Rejection is something we all face in life and even if we may not want to admit it. It can either make you or break you as they say. I see many of the women I work with give up when their job hunt isn’t going how they want it to.
I always like to challenge anyone I meet on this because it should drive you more than stop you. There are many professions like music, art and acting etc where it’s actually part and parcel of their profession. It empowers them to keep going and if you are letting it stop you, I want to share that this part of your journey. Remember everything happens to teach us and although at the time it may not feel like it can help you.
So, in this blog post I share 3 reasons why rejection can help you find your dream career.
3. What did you learn from it?
Resilience is going to help you find your dream career is whether you're looking to change your career or find a new job. You're going to face challenges and challenges are a part of life. We can't run away from the fact that challenges are there to help us and make us stronger. Resilience is the key thing that all of us must learn. Perhaps you're going for rounds of interviews, and things are just not panning out. I’ve spoken to a lot of women who sometimes when they've been going through the job-hunting process, they've got sick, and yet, it's their dream job. They keep applying, get sick, or something happens in their personal life. The external circumstances can also affect the situation. So it’s important to not take things personally because this helps build your own resilience.
The problem is that if you're doing something, and there is some negative energy there, or and you're doing it with this idea of I'm going to fail anyway, but I need to do it, you're not going to end up with the result you want. Resilience is a key lesson and a key reason why the rejection can help you find your dream job. If you haven't already built up that resilience already, when you're getting rejected for job offers. Or if you know you're thinking about career change, and that requires a professional exam or another qualification, and perhaps it's not panned out. Perhaps you should be asking yourself how resilience can help you keep coming back stronger.
I had a client who was applying for lots of jobs. What was happening is she wasn't getting anywhere with those jobs. She took a break from job hunting and she went back at a later stage and then landed her dream job. This break helped her really focus on the fact that, she wanted to learn more, study more and wanted more responsibilities. That time was a reflective time for her. It helped her focus on what she really wanted. Without getting stuck in a rejection cycle as I like to call it.
In the same way when we're being rejected, it's very important that we not let the rejection completely hinder our entire process. It helps you focus on what you want, at the time, it may not feel like it. If you're constantly repeating the same patterns, and you're in this bubble of new job, new job, new job, because your current job is horrible. It stops the rejection filtering in and not allows you stay fixated on what you really want.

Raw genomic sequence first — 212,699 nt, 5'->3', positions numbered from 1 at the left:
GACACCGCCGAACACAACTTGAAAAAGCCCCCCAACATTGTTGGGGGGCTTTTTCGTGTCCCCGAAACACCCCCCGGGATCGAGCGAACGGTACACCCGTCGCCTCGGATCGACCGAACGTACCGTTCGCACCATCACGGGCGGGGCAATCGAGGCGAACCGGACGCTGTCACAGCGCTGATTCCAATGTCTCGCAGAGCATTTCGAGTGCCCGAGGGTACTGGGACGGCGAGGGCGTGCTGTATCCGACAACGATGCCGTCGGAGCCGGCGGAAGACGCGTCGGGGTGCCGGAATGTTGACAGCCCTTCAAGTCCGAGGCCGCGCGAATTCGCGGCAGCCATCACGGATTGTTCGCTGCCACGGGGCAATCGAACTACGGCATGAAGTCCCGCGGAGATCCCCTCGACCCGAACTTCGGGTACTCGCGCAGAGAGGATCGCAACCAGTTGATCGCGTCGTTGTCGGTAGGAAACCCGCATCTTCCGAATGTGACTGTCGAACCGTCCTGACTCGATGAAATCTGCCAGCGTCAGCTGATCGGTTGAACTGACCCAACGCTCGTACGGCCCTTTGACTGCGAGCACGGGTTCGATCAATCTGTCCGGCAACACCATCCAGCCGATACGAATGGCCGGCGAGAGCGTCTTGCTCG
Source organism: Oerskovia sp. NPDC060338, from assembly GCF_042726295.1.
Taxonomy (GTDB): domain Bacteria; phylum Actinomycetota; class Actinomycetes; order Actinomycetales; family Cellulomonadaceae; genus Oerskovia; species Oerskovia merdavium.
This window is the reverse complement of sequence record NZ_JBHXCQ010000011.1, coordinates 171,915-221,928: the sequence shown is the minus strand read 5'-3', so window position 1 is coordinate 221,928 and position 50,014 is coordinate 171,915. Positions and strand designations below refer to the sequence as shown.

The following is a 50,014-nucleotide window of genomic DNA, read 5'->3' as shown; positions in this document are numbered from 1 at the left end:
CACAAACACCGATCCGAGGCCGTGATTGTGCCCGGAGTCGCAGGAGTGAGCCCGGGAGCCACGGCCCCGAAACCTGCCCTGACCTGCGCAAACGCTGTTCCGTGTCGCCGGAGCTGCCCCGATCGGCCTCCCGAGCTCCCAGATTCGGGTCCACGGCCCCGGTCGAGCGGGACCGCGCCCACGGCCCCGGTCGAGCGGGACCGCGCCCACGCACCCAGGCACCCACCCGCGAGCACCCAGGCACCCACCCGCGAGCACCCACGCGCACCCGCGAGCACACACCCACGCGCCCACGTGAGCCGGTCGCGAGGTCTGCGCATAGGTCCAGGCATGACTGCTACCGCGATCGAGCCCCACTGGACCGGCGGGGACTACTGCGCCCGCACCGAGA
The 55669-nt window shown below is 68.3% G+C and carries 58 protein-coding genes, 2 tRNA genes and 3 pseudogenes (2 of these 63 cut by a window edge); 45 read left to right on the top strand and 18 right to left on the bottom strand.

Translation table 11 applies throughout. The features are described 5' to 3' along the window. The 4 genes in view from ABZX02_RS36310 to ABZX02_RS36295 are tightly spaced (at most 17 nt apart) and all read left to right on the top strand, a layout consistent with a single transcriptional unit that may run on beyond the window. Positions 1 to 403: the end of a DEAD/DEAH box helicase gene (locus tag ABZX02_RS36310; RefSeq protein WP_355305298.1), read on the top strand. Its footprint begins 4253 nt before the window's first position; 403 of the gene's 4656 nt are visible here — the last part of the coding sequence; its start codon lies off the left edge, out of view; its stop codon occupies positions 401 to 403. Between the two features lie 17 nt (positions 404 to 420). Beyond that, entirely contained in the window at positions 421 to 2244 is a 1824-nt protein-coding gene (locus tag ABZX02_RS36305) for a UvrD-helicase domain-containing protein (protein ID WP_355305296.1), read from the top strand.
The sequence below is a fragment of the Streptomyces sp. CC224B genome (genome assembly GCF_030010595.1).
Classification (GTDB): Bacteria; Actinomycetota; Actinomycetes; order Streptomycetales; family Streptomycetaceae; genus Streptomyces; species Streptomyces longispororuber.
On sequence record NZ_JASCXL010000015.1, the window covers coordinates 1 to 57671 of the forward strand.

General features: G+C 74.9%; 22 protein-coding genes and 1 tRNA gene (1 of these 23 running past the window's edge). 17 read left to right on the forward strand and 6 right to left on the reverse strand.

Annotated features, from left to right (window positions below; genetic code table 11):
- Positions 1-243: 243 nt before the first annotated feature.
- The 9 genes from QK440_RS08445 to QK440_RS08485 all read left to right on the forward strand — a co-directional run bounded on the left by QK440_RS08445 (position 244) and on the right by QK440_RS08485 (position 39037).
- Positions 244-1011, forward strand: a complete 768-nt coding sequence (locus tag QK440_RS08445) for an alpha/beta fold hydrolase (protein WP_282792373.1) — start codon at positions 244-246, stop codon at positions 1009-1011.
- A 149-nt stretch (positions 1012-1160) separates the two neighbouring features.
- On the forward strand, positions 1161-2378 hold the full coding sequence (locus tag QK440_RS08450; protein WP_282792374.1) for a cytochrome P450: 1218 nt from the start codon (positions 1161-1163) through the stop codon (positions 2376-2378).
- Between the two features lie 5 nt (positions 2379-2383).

What did you learn from it?
So many people don't understand the lessons that they learn every time they're getting rejected from a potential work, or career opportunity. I'm not just talking about rejection when job hunting, I'm talking about maybe rejection within your organisation that perhaps you didn’t lead on a project. Rejection, perhaps in terms of feeling as though you're not part of your team and the workplace rejection in terms of being made redundant? What did you learn from it? What was the major lesson, sometimes this takes time to reflect on and you can't always see the lessons learned?
Many people get excluded from things in the workplace. That can drive a lot of people to feel like, you know, am I really part of the company had and what am I still doing here? They're asking me to do all this work, but they don't appreciate me. Do you need to look elsewhere?
They're asking for my support all the time, and I'm working all these long hours. Yet I'm not being included in important discussions. What does that say about their respect for me? What can I learn from this, in order to help me make sure that this doesn't happen in my new job or my new career? This is something that you tap into more can by journaling.
There could be some practical and logical reasons for the rejection, like your CV or your LinkedIn profile and interaction. Or perhaps what you're doing in your interview. Or that you seem too confident. Whatever this may be remember to let the no’s or the mishaps in your journey to keep going.
I really hope that these tips help and if you would like to know more about how I can help you, please book a 15-minute call with me to find out how I can help you. You can book a call here